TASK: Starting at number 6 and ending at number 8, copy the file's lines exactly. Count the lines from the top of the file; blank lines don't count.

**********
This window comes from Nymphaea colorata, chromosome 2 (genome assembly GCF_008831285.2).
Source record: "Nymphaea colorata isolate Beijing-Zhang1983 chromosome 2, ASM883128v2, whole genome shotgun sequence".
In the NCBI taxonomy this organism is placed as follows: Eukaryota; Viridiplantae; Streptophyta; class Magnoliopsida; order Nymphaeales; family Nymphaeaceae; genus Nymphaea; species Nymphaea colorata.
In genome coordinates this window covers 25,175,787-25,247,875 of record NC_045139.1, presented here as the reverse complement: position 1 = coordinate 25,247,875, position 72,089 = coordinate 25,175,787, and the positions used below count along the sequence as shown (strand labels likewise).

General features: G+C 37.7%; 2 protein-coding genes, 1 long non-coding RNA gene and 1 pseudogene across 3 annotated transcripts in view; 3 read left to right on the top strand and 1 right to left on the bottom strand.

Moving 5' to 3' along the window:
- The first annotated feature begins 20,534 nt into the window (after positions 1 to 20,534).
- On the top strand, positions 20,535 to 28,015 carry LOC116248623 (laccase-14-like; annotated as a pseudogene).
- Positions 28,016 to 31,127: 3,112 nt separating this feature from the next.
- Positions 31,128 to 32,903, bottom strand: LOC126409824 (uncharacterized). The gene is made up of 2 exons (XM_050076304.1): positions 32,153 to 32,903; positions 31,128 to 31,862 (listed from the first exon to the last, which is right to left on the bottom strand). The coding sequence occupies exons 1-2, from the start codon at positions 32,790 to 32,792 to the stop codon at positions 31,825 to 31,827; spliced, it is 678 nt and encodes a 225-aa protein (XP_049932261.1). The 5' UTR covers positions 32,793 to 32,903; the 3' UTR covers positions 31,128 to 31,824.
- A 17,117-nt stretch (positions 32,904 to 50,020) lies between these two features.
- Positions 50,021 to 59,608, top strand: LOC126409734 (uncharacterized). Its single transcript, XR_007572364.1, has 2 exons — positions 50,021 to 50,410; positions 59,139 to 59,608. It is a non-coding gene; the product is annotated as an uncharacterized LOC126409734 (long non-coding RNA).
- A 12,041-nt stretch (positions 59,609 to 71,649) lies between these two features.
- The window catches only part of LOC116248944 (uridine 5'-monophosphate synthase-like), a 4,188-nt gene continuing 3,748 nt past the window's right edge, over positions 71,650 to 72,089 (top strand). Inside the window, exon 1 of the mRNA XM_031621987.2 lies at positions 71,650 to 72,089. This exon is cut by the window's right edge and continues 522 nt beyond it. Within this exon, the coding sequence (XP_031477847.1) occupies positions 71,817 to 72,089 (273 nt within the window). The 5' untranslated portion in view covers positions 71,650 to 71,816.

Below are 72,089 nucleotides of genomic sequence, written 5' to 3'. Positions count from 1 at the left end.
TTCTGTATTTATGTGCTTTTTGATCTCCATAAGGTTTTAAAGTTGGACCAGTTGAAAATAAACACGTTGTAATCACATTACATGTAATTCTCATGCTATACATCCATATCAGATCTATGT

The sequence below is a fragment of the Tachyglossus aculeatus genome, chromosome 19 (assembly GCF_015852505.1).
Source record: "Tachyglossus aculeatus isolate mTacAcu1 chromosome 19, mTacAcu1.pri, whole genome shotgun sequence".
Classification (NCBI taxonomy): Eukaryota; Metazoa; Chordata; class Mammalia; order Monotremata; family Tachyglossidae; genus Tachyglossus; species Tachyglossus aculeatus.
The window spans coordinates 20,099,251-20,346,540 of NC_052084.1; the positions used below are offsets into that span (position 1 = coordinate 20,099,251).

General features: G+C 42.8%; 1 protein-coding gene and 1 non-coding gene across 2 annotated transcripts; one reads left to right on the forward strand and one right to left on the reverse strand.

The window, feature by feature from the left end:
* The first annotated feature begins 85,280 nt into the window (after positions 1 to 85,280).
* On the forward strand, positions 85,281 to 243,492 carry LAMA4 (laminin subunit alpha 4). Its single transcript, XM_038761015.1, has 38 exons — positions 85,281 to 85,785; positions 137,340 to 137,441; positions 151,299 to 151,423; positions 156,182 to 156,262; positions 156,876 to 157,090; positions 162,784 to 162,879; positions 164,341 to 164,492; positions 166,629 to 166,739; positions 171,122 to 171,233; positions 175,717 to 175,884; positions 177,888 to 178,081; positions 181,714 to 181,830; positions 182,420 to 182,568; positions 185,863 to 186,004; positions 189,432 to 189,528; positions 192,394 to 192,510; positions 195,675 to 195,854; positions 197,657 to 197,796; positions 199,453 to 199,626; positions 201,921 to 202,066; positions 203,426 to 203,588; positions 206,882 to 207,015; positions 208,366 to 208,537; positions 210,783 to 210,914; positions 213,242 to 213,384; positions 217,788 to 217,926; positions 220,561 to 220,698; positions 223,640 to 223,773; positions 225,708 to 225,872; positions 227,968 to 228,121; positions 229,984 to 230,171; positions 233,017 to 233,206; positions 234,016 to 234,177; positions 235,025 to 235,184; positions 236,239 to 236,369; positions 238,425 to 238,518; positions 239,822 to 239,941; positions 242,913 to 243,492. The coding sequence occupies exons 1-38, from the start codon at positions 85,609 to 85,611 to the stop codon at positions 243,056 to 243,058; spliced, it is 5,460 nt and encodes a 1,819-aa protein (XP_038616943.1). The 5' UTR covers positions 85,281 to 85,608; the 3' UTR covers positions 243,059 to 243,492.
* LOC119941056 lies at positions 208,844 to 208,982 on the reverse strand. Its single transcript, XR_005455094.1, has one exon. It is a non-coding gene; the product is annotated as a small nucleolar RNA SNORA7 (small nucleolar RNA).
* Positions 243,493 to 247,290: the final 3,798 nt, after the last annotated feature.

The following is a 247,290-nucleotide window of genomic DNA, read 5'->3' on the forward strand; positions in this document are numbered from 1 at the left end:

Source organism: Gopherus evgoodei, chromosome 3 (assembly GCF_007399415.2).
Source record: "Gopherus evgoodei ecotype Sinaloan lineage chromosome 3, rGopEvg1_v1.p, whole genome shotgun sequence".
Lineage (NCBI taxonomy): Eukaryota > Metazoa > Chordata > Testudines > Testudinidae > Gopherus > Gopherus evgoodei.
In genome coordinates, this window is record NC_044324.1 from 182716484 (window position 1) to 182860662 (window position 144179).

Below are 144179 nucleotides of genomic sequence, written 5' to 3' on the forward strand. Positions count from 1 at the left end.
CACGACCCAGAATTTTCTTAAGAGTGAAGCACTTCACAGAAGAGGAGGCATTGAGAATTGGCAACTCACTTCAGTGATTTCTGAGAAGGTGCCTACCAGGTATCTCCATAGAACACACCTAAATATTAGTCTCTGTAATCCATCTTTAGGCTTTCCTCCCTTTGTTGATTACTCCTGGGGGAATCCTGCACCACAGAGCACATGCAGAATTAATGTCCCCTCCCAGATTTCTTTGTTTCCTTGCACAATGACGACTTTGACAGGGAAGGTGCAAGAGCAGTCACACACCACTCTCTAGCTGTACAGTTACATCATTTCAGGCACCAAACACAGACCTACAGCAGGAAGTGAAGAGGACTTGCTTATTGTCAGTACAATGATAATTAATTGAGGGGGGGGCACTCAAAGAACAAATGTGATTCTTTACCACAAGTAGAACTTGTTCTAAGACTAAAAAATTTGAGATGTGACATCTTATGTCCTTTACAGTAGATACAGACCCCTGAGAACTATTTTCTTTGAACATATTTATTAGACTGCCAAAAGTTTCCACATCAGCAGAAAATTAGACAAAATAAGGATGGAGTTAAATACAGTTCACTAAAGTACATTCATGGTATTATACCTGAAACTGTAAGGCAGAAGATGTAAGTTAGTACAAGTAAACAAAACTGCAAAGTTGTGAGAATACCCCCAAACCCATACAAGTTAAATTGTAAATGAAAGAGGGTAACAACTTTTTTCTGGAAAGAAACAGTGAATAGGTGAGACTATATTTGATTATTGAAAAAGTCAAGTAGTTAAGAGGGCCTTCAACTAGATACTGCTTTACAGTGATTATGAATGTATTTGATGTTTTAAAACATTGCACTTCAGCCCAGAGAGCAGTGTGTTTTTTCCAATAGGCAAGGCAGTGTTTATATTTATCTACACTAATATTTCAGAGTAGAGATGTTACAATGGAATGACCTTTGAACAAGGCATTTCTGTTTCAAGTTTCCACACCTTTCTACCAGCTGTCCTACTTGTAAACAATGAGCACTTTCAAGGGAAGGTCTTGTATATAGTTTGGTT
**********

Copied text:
Moving 5' to 3' along the window:
- The first annotated feature begins 20,534 nt into the window (after positions 1 to 20,534).
- On the top strand, positions 20,535 to 28,015 carry LOC116248623 (laccase-14-like; annotated as a pseudogene).